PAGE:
DU in the News—Nov. 28th edition
DU faculty and staff were in the news last week, discussing our increasingly polarized political climate, how to make your charitable giving count and a lawsuit that contends a police department's policy on immigrants breaks New York state law. Read on for more from Seth Masket, David Miller and Christopher Lasch.
Seth Masket, director of the Center for American Politics and professor of political science, was interviewed on MSNBC about increased polarization in U.S. politics. The segment comes in response to a poll that finds 63% of Democrats and 40% of Republicans say that talking politics with someone who has different opinions is “stressful or frustrating.” Masket says, “We’ve been seeing this trend over a few decades now. It’s what political scientists call ‘negative partisanship’—that is, we don’t necessarily feel better about our own party as time goes on, but we feel worse about the other party.” He adds, “Republicans increasingly see Democrats as not only wrong, but dangerous to the country and hostile to its values. Democrats have the same view of Republicans over time. This is consistent with a lot of the polarization that’s been going on but it’s actually a very difficult cycle to get out of.” Masket also discussed the race for Colorado’s next governor recently on Colorado Public Radio.
David Miller, executive director of the Barton Institute for Philanthropy and Social Enterprise, writes about how we should consider future generations with our charitable giving in an op-ed for the Denver Business Journal. “Americans tend to give more resources to older people than to younger people,” Miller writes. “Our annual federal budget deficits and our astronomically-high federal debt are putting a huge burden on our children, grandchildren, and future generations.” He suggests several ways individuals can provide for future generations—from contributing to organizations that advocate for early childhood health and education, to giving to endowment funds, which are structured to last in perpetuity. “Of course, concern about the future can be taken to extremes,” Miller writes. “But I believe current policies too strongly favor the present over the future when it comes to allocating our resources. It behooves us to try to recalibrate that balance in a way that is more fair to future generations.”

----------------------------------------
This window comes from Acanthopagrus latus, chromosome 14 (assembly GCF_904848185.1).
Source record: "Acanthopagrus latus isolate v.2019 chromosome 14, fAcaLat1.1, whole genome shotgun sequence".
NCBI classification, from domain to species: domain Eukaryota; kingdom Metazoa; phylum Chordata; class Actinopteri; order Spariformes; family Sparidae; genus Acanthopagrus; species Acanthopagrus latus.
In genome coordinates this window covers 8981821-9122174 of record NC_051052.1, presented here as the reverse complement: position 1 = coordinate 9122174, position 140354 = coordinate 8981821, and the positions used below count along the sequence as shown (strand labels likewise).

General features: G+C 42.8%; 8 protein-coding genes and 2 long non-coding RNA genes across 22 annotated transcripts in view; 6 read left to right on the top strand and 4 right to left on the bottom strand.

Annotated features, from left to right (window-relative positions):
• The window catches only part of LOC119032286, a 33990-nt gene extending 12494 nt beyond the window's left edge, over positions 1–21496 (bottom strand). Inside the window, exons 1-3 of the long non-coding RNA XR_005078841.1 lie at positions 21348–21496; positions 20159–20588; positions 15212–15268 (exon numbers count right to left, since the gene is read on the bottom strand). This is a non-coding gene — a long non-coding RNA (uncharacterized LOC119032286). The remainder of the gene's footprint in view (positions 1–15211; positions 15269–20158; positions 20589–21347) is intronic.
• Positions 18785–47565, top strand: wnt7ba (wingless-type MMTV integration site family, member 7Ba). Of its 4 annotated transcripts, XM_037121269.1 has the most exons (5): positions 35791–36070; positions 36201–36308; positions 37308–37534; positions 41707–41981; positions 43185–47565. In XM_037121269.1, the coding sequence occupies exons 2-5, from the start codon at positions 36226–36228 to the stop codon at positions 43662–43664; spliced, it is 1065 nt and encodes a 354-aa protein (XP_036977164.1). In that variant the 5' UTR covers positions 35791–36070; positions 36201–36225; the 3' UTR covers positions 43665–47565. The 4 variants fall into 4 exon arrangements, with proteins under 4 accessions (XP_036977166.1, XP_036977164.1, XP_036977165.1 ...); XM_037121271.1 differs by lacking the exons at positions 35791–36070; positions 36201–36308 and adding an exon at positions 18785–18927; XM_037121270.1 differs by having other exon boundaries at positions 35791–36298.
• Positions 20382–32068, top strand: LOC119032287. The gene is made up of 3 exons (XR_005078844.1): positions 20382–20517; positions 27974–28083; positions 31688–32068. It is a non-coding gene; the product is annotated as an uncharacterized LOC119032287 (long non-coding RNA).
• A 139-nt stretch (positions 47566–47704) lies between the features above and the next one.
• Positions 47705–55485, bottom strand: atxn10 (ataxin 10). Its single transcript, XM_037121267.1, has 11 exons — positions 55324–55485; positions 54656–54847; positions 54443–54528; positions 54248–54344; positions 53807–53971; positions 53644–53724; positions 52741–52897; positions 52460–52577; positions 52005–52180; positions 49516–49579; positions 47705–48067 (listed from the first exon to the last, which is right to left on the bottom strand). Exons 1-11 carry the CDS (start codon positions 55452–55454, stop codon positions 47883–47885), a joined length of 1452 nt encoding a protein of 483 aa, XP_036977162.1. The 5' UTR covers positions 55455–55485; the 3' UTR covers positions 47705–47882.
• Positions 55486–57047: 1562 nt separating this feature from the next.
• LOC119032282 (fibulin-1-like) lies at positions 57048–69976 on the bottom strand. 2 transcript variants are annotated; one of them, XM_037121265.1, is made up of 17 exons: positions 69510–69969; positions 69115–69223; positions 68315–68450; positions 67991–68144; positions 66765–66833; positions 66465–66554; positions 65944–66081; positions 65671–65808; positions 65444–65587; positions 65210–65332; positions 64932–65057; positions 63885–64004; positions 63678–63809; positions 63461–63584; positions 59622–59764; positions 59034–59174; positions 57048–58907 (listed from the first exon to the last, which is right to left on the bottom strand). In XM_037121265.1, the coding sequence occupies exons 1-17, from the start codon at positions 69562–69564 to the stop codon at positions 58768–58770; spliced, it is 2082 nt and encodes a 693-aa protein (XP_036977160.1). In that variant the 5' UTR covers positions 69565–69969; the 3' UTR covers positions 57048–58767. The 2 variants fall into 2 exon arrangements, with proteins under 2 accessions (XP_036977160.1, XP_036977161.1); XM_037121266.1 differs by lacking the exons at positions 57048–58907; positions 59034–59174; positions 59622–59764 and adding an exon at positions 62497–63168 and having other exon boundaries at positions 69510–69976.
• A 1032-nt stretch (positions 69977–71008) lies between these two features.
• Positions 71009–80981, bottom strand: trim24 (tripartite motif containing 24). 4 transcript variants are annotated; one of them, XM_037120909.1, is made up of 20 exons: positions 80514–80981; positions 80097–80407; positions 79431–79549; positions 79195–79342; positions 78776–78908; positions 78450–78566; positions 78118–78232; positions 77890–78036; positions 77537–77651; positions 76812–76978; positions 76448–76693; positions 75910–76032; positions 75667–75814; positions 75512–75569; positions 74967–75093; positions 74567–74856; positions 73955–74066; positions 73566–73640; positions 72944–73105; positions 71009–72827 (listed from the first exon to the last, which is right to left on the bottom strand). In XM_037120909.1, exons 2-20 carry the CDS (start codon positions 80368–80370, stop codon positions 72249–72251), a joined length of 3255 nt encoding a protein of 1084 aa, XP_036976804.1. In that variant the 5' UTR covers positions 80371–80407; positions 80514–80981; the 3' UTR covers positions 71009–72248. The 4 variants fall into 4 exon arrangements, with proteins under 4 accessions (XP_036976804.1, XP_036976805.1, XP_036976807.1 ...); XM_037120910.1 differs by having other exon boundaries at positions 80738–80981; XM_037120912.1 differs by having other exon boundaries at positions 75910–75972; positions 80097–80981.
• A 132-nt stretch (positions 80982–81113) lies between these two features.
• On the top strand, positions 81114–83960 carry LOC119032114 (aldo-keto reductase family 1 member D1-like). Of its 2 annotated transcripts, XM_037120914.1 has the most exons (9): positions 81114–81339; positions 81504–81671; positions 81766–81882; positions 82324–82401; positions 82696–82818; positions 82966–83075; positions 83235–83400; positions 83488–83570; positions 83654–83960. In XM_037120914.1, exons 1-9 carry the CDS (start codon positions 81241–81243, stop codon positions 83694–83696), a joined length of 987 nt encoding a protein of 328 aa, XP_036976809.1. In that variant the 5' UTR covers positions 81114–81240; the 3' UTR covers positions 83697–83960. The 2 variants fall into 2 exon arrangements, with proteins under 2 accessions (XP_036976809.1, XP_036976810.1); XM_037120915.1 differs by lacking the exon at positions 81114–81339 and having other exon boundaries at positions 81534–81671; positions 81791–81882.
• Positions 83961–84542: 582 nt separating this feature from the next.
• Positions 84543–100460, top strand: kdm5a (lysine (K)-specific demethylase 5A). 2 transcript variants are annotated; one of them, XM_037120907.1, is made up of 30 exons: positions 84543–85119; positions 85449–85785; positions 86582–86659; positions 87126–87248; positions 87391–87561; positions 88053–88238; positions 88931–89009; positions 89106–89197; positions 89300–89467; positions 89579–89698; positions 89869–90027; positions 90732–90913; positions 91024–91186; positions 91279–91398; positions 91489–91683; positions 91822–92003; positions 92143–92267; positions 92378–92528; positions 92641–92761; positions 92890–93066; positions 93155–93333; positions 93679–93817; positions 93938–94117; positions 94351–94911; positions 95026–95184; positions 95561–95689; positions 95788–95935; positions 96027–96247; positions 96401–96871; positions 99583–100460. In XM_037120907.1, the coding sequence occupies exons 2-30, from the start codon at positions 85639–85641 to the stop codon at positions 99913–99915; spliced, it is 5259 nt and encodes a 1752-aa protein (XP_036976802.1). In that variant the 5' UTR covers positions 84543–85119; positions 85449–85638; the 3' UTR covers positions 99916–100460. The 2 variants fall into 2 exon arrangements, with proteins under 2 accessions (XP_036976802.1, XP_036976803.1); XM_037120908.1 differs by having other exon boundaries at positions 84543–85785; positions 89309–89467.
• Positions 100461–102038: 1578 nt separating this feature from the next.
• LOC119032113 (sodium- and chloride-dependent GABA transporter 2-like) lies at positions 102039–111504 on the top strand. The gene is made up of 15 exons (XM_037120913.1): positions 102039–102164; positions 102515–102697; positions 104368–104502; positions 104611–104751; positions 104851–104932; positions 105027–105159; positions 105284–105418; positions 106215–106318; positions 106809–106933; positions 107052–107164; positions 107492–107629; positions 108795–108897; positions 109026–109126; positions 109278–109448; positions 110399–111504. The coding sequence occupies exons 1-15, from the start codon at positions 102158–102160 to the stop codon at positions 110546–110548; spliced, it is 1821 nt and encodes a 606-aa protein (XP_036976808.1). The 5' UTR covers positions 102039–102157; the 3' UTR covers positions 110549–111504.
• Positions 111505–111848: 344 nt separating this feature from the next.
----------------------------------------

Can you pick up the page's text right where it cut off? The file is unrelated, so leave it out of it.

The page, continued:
Lawyers from the Central American Refugee Center recently filed a lawsuit against New York’s Nassau County saying that the county’s police department was cooperating with the United States Immigration and Customs Enforcement (ICE) agency in ways that break state law. The suit stems from the Nassau County Police Department’s policy, which the Central American Refugee Center says is cooperating with ICE in ways that break state laws. Christopher Lasch, associate professor at the Sturm College of Law, tells the New York Times, “It’s a sensible challenge because it goes straight to what is perhaps the easiest question for the state court to answer: does our state law give our officers the ability to make civil immigration arrests.”